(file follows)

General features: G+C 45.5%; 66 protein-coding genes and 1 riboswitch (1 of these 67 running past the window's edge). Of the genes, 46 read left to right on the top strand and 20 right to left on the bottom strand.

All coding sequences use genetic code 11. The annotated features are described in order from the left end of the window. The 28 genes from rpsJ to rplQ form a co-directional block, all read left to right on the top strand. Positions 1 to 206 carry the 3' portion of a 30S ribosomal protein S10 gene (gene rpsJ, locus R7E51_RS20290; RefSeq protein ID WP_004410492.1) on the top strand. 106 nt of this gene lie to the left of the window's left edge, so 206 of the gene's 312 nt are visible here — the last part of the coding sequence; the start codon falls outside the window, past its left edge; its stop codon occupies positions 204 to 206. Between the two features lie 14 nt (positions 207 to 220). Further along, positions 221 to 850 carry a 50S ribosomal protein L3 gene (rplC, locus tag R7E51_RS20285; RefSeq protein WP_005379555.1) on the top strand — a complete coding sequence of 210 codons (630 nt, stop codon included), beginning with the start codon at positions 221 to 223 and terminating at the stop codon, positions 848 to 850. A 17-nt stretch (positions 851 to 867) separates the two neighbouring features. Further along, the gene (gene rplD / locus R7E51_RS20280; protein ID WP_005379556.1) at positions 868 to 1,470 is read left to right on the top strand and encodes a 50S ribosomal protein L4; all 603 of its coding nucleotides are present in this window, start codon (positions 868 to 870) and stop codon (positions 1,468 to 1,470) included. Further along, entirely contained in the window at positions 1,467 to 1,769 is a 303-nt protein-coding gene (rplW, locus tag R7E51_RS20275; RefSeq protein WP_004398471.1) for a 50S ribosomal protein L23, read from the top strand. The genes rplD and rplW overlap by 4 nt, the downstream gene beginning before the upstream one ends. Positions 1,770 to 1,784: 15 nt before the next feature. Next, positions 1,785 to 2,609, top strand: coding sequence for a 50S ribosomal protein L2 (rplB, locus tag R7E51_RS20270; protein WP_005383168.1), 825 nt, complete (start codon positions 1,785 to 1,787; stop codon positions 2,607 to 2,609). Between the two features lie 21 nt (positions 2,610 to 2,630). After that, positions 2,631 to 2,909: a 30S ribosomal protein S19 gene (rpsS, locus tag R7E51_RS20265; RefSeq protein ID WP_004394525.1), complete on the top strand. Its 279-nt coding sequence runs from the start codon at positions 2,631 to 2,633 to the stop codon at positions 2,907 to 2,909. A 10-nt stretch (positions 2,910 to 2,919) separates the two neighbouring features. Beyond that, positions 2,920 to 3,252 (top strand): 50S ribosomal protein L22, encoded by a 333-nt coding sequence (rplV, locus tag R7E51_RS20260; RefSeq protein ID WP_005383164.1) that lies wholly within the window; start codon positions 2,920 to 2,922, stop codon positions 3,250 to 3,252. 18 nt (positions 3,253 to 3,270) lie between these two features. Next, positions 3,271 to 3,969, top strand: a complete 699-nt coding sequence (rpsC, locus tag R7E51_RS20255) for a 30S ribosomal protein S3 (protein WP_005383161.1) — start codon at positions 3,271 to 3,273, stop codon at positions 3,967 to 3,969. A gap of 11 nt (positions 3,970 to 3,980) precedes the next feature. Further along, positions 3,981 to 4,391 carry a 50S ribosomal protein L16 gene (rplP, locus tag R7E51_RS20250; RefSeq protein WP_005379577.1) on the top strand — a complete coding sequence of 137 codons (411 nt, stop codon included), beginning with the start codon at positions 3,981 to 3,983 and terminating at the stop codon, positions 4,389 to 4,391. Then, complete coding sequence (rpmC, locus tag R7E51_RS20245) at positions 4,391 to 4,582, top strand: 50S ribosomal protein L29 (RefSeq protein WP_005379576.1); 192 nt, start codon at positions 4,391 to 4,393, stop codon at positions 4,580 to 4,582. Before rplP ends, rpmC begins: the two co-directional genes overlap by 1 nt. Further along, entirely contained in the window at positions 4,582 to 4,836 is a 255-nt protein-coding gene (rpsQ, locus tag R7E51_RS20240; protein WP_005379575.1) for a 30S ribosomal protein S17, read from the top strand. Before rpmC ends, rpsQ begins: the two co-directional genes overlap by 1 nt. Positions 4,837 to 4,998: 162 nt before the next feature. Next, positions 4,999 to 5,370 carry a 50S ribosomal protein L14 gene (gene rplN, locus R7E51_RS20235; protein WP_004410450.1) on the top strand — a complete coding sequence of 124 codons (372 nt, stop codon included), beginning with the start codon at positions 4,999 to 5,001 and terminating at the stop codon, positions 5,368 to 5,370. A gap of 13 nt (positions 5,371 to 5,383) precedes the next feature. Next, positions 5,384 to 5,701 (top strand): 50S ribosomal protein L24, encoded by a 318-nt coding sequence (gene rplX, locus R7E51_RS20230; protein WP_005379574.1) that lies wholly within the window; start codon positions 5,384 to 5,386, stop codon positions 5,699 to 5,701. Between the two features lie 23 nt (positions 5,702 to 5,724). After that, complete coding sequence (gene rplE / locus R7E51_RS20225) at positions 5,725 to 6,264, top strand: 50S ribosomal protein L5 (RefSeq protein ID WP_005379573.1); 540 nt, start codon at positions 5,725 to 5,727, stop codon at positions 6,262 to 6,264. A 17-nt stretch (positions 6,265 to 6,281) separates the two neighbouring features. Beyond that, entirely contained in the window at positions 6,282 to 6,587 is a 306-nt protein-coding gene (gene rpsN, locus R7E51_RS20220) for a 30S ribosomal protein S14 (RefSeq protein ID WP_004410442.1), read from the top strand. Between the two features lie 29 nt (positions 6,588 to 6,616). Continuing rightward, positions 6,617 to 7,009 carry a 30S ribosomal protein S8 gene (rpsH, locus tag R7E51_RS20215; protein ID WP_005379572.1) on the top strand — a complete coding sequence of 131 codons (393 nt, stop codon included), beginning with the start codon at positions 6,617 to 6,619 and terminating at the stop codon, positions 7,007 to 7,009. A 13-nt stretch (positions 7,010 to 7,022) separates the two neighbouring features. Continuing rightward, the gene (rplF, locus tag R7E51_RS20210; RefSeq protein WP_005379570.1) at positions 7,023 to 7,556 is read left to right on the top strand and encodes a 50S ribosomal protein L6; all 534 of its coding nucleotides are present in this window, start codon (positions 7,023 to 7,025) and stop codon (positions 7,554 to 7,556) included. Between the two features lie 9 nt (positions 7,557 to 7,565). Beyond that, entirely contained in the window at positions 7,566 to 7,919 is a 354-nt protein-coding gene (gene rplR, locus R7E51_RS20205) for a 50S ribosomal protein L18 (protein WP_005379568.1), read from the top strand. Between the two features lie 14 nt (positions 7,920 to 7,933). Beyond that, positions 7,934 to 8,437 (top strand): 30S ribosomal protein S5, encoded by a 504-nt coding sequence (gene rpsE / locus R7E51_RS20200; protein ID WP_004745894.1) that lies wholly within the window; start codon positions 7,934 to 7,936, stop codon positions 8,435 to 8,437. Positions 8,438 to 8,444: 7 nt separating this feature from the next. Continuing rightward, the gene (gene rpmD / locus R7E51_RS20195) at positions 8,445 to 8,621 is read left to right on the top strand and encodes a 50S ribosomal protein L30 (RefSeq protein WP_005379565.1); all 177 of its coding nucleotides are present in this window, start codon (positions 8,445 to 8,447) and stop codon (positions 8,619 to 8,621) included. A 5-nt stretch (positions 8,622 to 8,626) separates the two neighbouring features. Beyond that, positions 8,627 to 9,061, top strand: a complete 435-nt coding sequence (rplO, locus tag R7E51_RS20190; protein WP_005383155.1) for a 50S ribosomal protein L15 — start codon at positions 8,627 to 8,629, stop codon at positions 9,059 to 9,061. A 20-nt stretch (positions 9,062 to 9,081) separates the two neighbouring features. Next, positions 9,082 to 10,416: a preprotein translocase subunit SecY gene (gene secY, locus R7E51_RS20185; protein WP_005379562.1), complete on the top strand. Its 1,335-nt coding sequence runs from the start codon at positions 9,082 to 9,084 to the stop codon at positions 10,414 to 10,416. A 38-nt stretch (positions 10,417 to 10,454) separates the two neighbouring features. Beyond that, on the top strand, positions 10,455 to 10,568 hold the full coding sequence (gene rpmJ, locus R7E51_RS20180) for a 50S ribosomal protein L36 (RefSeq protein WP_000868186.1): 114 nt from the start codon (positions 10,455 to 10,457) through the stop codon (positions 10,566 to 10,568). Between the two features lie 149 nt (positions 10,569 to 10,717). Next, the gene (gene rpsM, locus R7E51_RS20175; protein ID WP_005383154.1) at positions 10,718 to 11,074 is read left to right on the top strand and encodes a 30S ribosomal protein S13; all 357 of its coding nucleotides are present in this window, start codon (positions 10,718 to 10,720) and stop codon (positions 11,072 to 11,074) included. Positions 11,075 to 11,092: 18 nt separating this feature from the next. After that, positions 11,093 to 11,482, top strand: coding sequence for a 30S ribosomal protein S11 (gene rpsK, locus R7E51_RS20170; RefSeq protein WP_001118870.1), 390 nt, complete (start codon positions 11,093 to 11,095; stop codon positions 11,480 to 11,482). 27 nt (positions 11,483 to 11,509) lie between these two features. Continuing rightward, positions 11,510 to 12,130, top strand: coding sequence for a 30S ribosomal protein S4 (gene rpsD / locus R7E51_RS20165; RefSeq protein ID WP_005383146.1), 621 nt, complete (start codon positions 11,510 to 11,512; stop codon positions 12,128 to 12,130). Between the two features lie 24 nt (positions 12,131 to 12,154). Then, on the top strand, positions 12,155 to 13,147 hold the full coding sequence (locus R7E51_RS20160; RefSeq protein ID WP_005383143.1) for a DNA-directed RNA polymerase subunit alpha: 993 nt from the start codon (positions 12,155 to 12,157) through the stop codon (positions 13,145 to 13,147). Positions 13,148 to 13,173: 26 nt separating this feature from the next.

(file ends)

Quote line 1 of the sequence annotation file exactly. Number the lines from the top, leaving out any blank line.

General features: G+C 45.5%; 66 protein-coding genes and 1 riboswitch (1 of these 67 running past the window's edge). Of the genes, 46 read left to right on the top strand and 20 right to left on the bottom strand.